The photoluminescence excitation (PLE) and emission (PL) spectra were measured by FSP920-combined Time Resolved and Steady State Fluorescence Spectrometers (Edinburgh Instruments) equipped with a 450 W Xe lamp, TM300 excitation monochromator and double TM300 emission monochromators, Red sensitive PMT and R5509-72 NIR-PMT in a liquid nitrogen cooled housing (Hamamatsu Photonics K.K). The spectral resolution for the steady measurements is about 0.05 nm in UV-VIS and about 0.075-0.01 nm in NIR.
3. Results and discussion
3.1 Powder X-ray diffraction
The XRD measurement was carried out at room temperature. Figure 1 shows the Rietveld refinement of the XRD pattern of the CLGSO:0.01Yb3+ using the structure model reported by C. L. Teske , which converged to Rwp = 4.73% and RB = 2.43%. All of the observed peaks are consistent with the lattice constants and the re〉ection condition, indicating the formation of a single phase with no impurities. Table 1 shows the final refined structural parameters for the CLGSO:0.01Yb3+. The refined cell parameters for CLGSO:0.01Yb3+, a = b = 9.2880(1) Å, c = 6.0407(1) Å, are smaller than those for the parent material synthesized in our study (a = b = 9.2949(6) Å, c = 6.0413(5) Å), which is consistent with the substitution of smaller Yb3+(98.5ppm) for La3+(116 ppm).
3.2 Luminescence of CLGSO:Yb3+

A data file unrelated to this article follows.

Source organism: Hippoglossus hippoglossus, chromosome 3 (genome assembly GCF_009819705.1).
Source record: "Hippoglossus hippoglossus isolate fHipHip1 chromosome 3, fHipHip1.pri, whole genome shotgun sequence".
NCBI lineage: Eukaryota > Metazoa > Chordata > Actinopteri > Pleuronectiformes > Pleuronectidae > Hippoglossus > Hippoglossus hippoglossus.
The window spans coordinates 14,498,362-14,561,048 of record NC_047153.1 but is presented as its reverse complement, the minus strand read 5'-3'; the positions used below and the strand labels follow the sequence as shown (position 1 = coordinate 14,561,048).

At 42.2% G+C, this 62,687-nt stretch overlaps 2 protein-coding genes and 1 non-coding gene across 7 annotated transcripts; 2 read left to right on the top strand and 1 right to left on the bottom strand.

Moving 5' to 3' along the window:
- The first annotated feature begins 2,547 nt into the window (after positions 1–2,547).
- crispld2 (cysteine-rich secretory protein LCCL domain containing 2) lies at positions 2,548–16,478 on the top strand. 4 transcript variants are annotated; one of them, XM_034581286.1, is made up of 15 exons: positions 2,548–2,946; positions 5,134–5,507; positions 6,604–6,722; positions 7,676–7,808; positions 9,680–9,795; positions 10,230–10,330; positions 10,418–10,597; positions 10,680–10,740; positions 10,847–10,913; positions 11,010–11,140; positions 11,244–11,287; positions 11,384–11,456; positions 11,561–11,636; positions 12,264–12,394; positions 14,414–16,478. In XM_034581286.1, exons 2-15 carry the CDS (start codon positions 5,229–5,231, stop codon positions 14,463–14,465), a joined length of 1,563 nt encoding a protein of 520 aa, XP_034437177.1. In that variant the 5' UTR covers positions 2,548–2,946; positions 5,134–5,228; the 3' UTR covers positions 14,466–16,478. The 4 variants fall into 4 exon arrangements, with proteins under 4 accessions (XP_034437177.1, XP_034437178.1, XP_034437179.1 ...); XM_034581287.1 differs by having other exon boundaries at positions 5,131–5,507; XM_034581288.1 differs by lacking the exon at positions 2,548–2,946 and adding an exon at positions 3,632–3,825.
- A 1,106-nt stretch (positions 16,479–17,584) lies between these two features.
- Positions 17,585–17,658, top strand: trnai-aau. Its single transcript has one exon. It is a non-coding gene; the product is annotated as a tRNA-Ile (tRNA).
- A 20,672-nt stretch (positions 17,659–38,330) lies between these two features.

Figure 2 presents the PLE and PL of CLGSO:xYb3+ (x = 0, 0.001, 0.002, 0.004, 0.006, 0.008, 0.010). The PLE spectrum, monitored at both 978 nm and 1020 nm, presents a similar broad band centering at around 345 nm except for the difference in intensity (shown in Fig. 2 a). In general, the energy level structure of Yb3+ is very simple because of its simple 4f13 electronic structure. The 2F spectral term is split by the spin-orbit interaction in two energy manifolds, 2F7/2 and 2F5/2. The 2F5/2 level, the only excited state of the 4f levels of Yb3+, is situated near 1000 nm. The next nearest excited level is the CTS of Yb3+ and the 4f125d1 configuration of Yb3+ lying in higher energy (around 70000 cm−1, i.e., ~140 nm) . In addition, for CLGSO, the host absorption edge is around 250 nm . Therefore it is reasonable to assign the prominent broadband at 345 nm to the CTS of Yb3+ rather than 4f→5d transition of Yb3+. In CLGSO, there is only one cation site available for Yb3+, i.e., La3+. La3+ ion are surrounded octahedrally by seven S2- and one O2- . Consequently, the prominent broadband at 345 nm is probably ascribed to the CTS of Yb3+-S2- and/or Yb3+-O2-, involving an electron transfer from the surrounding 3p6 (2p6) orbital of S2- (or O2-) to the 4f13 orbital of Yb3+. In general, the position of the CTS of Yb3+-O2- usually lies in the range of 194-262 nm . So the broad absorption band dominating at around 345 nm mainly ascribes to the CTS of Yb3+-S2-. Compared with the reported RE3+-Yb3+ (RE = Tb, Pr, Tm) co-doped systems, the allowed CTS of Yb3+-S2- has stronger absorption in the UV-Vis region. Whereas, the RE3+ ions (RE = Tb, Pr, Tm) have only weak absorption peaks because the 4f–4f absorption transitions are forbidden by the parity selection rule. Therefore, rather than the 4f–4f absorption transitions, the allowed CTS of Yb3+-S2- can effectively absorb UV-Vis (300-500 nm) photons of solar spectrum. In addition, the phosphor CLGSO:Yb3+ does not have the codoped Ce3+ ion. The possibility of the luminescence quenching from the metal-to-metal charge transfer of Ce4+–Yb2+ has also been excluded. Under 345 nm excitation, CLGSO:xYb3+ shows intense NIR emissions centering at 978 nm and 1020 nm, ascribed to the 2F5/2→2F7/2 transitions of Yb3+(shown in Fig. 2 c). Figure 2 d exhibits the concentration dependence of the integrated emission intensity of Yb3+. With the increase of Yb3+ concentration, it is obviously seen that the PL intensity of NIR emission from Yb3+ increase first, then reaches a maximum value x = 0.006, and finally shows a conspicuous decrease, due to the concentration quenching of Yb3+ ions. Compared with RE3+-Yb3+ (RE = Tb, Pr, Tm, and Ce) co-doped systems, the phosphor CLGSO:Yb3+ has higher emission efficiencies because of stronger absorption of the CTS of Yb3+-S2-. At the same time, the relatively low phonon frequency of oxysulfides may dramatically reduce the probabilities of nonradiative transition and further increase the fluorescence emission efficiencies.